The legislature can change, as observed by this Court in Cauvery Water Disputes Tribunal, Re (1993 Supp. (1) SCC 96 (II)), the basis on which a decision is given by the Court and thus change the law in general, which will affect a class of persons and events at large. It cannot, however, set aside an individual decision inter parties and affect their rights and liabilities alone. Such an act on the part of the legislature amounts to exercising the judicial power by the State and to function as an appellate Court or Tribunal, which is against the concept of separation of powers.

The amendment made by the impugned enactments is to the State Bank Act and other statutes relating to some other Banks. The Bank undoubtedly has power in terms of Section 7(1) of the State Bank Act to change the conditions of service of those of its employees, who had earlier served with Imperial Bank of India. By enforcement of the Act, the undertaking of Imperial Bank of India was transferred to the Bank. Employees of erstwhile Imperial Bank of India cannot take the stand that they have an unalterable right in their terms and conditions of employment. So far as other employees are concerned, Section 43 of the Act empowers the Bank to determine terms and conditions of their service.

The Parliament has power to legislate on the topic of bonus and it is not precluded from legislating on that topic, other than the Bonus Act. The mere fact that an award has been made under the Industrial Act cannot have the effect of preventing the Parliament for all times to come from amending the law on the foundation of which the award was made. This of course is subject to same being not inconsistent with provision of Part III of the Constitution; and also being within the legislative competence of the Parliament.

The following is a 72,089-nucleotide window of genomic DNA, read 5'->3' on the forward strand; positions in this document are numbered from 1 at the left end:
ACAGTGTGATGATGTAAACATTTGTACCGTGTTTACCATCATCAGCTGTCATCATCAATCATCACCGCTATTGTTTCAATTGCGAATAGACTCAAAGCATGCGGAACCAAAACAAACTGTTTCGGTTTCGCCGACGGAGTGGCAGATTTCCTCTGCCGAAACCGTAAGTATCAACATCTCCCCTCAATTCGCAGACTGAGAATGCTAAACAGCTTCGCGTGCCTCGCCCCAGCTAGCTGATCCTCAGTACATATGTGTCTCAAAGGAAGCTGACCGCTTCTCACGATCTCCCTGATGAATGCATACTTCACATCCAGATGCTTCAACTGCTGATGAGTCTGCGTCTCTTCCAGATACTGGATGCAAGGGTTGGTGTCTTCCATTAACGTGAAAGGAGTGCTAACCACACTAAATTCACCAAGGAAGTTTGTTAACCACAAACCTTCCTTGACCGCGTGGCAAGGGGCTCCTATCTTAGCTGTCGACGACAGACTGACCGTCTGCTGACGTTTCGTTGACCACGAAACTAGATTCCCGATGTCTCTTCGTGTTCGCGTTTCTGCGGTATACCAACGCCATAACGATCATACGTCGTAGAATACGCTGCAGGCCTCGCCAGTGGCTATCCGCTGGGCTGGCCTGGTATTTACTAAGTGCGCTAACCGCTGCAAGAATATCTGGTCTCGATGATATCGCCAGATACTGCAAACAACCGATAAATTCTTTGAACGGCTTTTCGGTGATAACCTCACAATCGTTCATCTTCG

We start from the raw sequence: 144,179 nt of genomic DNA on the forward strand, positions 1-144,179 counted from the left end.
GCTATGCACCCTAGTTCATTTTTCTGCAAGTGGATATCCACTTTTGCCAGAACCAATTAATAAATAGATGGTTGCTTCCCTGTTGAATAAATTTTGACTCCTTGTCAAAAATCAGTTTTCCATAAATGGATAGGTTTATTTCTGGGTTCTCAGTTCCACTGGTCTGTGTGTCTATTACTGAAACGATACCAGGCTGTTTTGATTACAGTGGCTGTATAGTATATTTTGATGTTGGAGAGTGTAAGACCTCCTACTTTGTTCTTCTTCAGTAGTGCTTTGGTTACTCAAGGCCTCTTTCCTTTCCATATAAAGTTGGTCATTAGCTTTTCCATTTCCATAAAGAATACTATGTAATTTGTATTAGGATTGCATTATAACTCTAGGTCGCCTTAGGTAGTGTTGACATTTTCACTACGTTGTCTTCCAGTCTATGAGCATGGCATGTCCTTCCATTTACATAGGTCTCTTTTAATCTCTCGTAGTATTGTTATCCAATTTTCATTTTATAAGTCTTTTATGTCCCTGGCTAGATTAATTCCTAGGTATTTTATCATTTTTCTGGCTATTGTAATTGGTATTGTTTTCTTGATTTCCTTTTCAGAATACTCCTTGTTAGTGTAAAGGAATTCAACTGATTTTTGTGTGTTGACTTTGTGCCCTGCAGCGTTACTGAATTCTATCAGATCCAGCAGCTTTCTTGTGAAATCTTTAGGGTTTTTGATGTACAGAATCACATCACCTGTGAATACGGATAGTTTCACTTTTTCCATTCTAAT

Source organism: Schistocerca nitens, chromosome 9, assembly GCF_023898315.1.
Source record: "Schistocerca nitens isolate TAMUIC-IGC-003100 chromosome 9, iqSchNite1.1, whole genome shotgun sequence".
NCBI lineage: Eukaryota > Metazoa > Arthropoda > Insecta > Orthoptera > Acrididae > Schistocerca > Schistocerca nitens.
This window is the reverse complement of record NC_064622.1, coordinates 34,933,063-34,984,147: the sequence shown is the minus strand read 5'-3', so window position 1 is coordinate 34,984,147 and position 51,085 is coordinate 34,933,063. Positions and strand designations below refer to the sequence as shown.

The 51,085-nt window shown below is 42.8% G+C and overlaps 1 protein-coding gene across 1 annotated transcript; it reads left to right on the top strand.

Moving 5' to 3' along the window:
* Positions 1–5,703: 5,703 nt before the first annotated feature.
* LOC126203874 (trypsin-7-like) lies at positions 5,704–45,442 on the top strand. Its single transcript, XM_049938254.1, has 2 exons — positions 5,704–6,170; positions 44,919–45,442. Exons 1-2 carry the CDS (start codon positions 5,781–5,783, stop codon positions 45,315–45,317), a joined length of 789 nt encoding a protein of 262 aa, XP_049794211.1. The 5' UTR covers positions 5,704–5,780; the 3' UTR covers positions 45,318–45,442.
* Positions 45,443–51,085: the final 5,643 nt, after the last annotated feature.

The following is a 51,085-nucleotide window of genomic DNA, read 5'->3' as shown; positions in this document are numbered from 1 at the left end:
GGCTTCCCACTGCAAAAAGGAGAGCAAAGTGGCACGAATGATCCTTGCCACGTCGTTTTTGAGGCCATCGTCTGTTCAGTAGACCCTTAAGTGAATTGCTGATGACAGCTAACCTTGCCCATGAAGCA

As noted above, the impugned Act did not merely declare the Tribunal's award inoperative. There is nothing to show that the Parliament intended to exercise appellate powers over the Tribunal or the High Court by enacting the amending Act. The said Act in clear and unambiguous terms prohibits the grant of bonus to the employees of public Sector Banks, except in accordance with the Bonus Act, and also limits such payment only to those eligible under the Act.

The amended provision operates notwithstanding anything contained in any other law, including the Industrial Act, and similarly notwithstanding anything contained in any judgment, decree or order of any Court or Tribunal.

In view of what has been stated above, the conclusion is inevitable that the High Court's judgment does not suffer from any infirmity to warrant interference. The appeal is accordingly dismissed with no orders as to costs.